By Frank Wessling
What would it mean if a Vatican agency, people who work under the direct oversight of Pope Benedict XVI, were to say that Mitt Romney’s work in the financial industry was honorable?
That is a conclusion to be drawn from a document of the Pontifical Council for Justice and Peace — not precisely that Romney himself, now the presumptive Republican candidate for the presidency, did honorable work but that the kind of work he did at the investment firm Bain Capital in the years 1984-99 has value in a modern economy.
At the end of March, the Vatican agency made public a project it had worked on since the 2009 publication of Benedict’s encyclical Caritas in Veritate (Charity in Truth). Business leaders, educators, scholars and church leaders were involved in studies and discussion that produced “Vocation of the Business Leader” (available on the web at www.bit.ly/businessleadervocation).
That document reviews the work of business executives in light of the Catholic social justice tradition and asks them to take a broad view of their responsibility. It does not tell what to do; rather, the document’s final section is a list of questions, “A Discernment Checklist for the Business Leader.”
Some of the questions:
• Do I promote a culture of life through my work?
• Have I been living a divided life, separating Gospel principles from my work?
• Do I place the dignity of workers above profit margins?
• Am I engaging in anti-competitive practices?
• Am I creating wealth, or am I engaging in rent-seeking behavior?
“Rent-seeking” is evident in lobbying and the desire for a monopoly. It means all of the activities done by an actor in the economy to gain advantages or prevent competition by using political influence. Such activity typically does not produce new wealth; it seeks to reserve or control existing wealth. It has also become endemic in our society.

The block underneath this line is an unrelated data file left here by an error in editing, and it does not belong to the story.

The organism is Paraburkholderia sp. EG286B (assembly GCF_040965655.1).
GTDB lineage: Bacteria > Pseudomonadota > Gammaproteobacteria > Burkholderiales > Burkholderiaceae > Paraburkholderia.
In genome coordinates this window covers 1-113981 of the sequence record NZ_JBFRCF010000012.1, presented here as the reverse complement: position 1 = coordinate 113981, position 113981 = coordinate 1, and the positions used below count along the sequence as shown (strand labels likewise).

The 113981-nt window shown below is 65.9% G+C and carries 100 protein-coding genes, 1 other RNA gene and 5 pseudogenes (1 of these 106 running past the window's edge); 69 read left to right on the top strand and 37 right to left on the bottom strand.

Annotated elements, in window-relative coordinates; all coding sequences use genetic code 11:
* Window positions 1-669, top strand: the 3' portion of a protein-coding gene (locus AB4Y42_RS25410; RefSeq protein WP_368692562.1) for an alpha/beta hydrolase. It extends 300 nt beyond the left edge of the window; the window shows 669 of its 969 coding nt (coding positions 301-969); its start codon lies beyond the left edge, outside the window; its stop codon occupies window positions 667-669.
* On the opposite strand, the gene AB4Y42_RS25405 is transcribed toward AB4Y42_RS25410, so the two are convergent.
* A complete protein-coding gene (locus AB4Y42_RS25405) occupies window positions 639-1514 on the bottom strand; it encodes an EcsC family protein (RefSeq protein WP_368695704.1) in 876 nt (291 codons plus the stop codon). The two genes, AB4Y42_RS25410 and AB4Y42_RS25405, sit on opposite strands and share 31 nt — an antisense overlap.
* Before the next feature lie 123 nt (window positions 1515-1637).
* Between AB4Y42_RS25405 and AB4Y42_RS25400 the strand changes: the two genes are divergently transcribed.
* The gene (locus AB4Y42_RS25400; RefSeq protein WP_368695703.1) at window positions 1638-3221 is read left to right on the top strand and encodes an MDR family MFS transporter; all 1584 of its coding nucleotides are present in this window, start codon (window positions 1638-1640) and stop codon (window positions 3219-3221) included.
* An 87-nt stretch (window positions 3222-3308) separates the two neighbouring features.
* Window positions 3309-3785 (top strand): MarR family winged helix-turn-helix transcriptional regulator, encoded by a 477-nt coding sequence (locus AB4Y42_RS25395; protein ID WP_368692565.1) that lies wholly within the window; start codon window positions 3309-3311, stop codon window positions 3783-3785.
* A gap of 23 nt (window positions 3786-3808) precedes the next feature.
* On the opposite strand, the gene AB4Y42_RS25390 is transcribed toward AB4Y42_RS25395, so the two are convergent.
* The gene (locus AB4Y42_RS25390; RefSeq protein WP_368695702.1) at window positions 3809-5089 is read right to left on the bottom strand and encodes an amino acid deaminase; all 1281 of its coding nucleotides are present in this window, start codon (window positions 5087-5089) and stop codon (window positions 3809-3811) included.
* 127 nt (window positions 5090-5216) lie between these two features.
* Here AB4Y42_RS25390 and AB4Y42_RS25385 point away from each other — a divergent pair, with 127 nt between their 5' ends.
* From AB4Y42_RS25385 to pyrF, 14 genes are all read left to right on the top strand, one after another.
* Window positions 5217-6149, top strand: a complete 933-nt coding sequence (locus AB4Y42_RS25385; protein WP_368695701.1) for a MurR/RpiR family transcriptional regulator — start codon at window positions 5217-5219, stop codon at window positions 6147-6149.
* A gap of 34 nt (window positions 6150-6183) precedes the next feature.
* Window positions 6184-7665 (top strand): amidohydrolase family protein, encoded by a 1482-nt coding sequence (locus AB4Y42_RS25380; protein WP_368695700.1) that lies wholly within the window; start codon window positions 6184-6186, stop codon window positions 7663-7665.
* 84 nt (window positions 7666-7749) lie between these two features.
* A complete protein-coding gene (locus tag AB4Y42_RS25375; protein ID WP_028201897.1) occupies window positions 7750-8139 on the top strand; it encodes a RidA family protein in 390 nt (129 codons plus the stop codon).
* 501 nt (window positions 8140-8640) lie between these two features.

Back to Mitt Romney. The “Vocation” document notes that finance is replacing production as a dominant sector in modern capitalist economies. This shift to “financialization of the economy,” where firms like Bain Capital have a prominent role, has helped keep complex modern societies functioning. It has “given millions of people easier access to credit in consumption and production; sought to spread risk through derivative instruments; created ways to leverage capital to make it more productive; and more,” says the document.
But there are dangers. With so much focus on finance, we tend to measure and value everything in terms of money. “Financialization has tended to completely commoditise businesses,” says the document, “reducing the meaning of human enterprise to only a price.”
It contributes to the notion that maximizing shareholder wealth is “virtually the sole metric by which business leaders determine their performance and their worth.” The pope saw this so-called bottom line mentality as a moral danger zone when he wrote in Caritas in Veritate, “Without doubt, one of the greatest risks for businesses is that they are almost exclusively answerable to their investors, thereby limiting their social value….”
The “Vocation” document is the first Vatican project designed especially for business leaders. It honors its prospective readers and its subject by acknowledging the complexity of modern business and economic life, and by asking readers to work for their own answers to its questions. It wants to equip them with a robust moral context in which they are better able to “see,” to “judge,” and to “act” with integrity and profit both for their firms and their societies.
If Mitt Romney reads “Vocation” he will have to judge for himself how well he performed according to the vision it lays out. But he will find a blessing of sorts on the kind of business he did.